Update: Influenza Activity — United States and Worldwide, May 20–October 13, 2018

Eric J. Chow, MD; C. Todd Davis, PhD; Anwar Isa Abd Elal; Noreen Alabi, MPH; Eduardo Azziz-Baumgartner, MD; John Barnes, PhD; Lenee Blanton, MPH; Lynnette Brammer, MPH; Alicia P. Budd, MPH; Erin Burns, MA; William W. Davis, DrPH; Vivien G. Dugan, PhD; Alicia M. Fry, MD; Rebecca Garten, PhD; Lisa A. Grohskopf, MD; Larisa Gubareva, PhD; Yunho Jang, PhD; Joyce Jones, MS; Krista Kniss, MPH; Stephen Lindstrom, PhD; Desiree Mustaquim, MPH; Rachael Porter, MPH; Melissa Rolfes, PhD; Wendy Sessions, MPH; Calli Taylor, MPH; David E. Wentworth, PhD; Xiyan Xu, MD; Natosha Zanders, MS; Jacqueline Katz, PhD; Daniel Jernigan, MD


Morbidity and Mortality Weekly Report. 2018;67(42):1178-1185. 

In This Article

Novel Influenza a Virus Infections

Fourteen human infections with novel influenza A viruses were reported in the United States during May 20–October 13. Influenza viruses that normally circulate in swine and not humans are called "variant" viruses when detected in humans and designated with the letter v after the subtype. One infection was associated with an influenza A(H3N2)v virus, and 13 were associated with influenza A(H1N2)v viruses. All but one infection occurred among persons aged <18 years. The A(H3N2)v virus infection was reported from Indiana in a patient who reported swine contact at an agricultural fair in the week before symptom onset. All A(H1N2)v virus infections were reported in August from three states: California (six cases), Ohio (four), and Michigan (three). Eleven of the 13 patients reported contact with swine at agricultural fairs, one reported attendance at an agricultural fair but no contact with swine, and one reported neither contact with swine nor attendance at an agricultural fair. Limited human-to-human transmission might have taken place with this last A(H1N2)v infection; however, no ongoing or sustained human-to-human transmission associated with any of these infections was identified. None of the novel influenza A virus infections resulted in hospitalization, and all patients recovered.

The genome of the one A(H3N2)v virus(A/Indiana/27/2018) was closely related to A(H3N2)v viruses detected during 2017 and viruses known to circulate in the U.S. swine population. Antigenic testing showed reduced inhibition by ferret antisera raised to the nearest A(H3N2)v candidate vaccine virus (CVV), but postvaccination antisera from adults vaccinated with the 2017–18 influenza vaccine reacted with the virus at titers that were within fourfold of those against the homologous reference virus, A/Michigan/15/2014, representing the A(H3N2) component of the 2017–18 seasonal influenza vaccines. Postvaccination sera collected from children, however, had lower titers to this virus than to the A/Michigan/15/2014 homologous virus titer. These studies indicate that vaccination with the 2017–18 seasonal influenza vaccine might offer less protection against this A(H3N2)v virus for children than adults.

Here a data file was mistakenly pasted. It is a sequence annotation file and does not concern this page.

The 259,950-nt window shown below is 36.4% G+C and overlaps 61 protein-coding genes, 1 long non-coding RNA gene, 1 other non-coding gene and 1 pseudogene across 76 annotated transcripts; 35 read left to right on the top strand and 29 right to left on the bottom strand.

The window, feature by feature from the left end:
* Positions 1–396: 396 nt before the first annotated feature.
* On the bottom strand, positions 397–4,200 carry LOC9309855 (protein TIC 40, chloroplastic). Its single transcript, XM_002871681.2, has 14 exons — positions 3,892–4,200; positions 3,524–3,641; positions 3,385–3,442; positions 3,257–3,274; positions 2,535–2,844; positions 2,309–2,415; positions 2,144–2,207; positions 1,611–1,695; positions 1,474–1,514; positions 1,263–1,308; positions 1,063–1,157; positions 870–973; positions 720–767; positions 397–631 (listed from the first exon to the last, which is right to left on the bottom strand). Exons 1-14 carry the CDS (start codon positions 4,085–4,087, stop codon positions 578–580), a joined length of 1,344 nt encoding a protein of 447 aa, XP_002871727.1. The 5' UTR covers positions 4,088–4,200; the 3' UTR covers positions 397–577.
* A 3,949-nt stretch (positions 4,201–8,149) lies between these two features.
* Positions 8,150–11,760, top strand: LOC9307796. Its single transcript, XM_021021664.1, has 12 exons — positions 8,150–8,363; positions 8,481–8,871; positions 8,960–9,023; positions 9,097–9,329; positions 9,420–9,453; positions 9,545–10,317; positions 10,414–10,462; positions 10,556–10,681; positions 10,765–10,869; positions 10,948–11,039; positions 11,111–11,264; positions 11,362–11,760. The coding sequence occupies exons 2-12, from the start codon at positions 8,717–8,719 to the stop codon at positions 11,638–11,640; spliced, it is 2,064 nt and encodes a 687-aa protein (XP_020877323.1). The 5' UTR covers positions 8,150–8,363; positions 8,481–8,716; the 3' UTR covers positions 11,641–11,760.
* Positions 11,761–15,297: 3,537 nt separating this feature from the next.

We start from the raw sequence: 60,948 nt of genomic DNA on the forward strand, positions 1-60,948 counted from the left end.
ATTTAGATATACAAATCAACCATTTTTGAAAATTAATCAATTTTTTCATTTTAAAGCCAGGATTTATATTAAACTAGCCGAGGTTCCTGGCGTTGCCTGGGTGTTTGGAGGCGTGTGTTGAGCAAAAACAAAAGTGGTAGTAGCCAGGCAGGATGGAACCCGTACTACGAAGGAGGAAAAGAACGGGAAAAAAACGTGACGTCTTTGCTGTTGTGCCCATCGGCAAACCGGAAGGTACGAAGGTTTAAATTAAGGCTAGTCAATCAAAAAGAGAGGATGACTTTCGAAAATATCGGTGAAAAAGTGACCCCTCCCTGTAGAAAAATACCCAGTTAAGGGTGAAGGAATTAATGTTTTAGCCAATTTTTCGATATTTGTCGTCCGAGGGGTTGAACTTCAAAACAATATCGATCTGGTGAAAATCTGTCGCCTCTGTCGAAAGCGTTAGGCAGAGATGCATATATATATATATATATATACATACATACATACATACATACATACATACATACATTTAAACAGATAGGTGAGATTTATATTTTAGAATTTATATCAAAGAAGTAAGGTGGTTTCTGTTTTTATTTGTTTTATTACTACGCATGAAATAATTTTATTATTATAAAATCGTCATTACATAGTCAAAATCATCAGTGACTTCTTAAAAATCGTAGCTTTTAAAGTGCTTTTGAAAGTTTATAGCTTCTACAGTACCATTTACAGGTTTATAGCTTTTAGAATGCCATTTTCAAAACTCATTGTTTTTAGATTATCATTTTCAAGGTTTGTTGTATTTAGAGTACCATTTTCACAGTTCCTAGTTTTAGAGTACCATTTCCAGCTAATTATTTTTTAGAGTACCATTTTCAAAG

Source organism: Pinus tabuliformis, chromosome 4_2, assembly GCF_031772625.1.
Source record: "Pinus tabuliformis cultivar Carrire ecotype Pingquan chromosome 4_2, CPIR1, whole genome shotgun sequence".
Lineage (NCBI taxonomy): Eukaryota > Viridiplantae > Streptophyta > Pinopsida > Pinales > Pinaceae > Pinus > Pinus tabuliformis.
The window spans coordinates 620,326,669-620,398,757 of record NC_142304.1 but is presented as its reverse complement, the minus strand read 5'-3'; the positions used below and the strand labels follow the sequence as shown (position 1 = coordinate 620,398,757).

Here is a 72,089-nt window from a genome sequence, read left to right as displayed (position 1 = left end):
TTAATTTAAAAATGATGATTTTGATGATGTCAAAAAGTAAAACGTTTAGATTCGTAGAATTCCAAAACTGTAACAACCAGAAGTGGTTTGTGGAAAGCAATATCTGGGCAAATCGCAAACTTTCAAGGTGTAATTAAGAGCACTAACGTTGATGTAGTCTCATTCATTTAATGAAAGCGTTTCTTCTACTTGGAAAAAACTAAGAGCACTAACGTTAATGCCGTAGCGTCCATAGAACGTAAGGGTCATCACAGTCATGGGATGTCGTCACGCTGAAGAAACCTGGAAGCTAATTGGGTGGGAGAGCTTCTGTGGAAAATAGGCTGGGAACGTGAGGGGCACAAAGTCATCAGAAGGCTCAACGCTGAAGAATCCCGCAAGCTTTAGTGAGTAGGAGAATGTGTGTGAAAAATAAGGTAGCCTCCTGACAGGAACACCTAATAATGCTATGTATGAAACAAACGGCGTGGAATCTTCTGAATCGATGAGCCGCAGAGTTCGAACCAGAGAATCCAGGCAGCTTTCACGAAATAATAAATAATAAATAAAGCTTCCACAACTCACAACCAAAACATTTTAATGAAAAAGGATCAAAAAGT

All of the A(H1N2)v viruses detected had HA gene segments from the delta 2 sublineage of the swine influenza virus H1 HA lineage. The HA and neuraminidase gene segments of these viruses were closely related to 2017 and 2018 A(H1N2) influenza viruses circulating in the U.S. swine population, including swine identified at the agricultural fairs attended by infected persons and viruses sporadically detected in previous A(H1N2)v zoonotic infections. Antigenic testing demonstrated that all of the 2018 A(H1N2)v viruses were well inhibited by ferret antisera raised to the nearest CVV. HI reactivity of pooled, child and adult postvaccination antisera from persons vaccinated with the 2017–18 vaccine was below the limit of detection for all viruses tested. These studies indicate that vaccine viruses specially developed to prevent A(H1N2)v virus infections would be protective; however, vaccination with the seasonal vaccine would not offer any protection.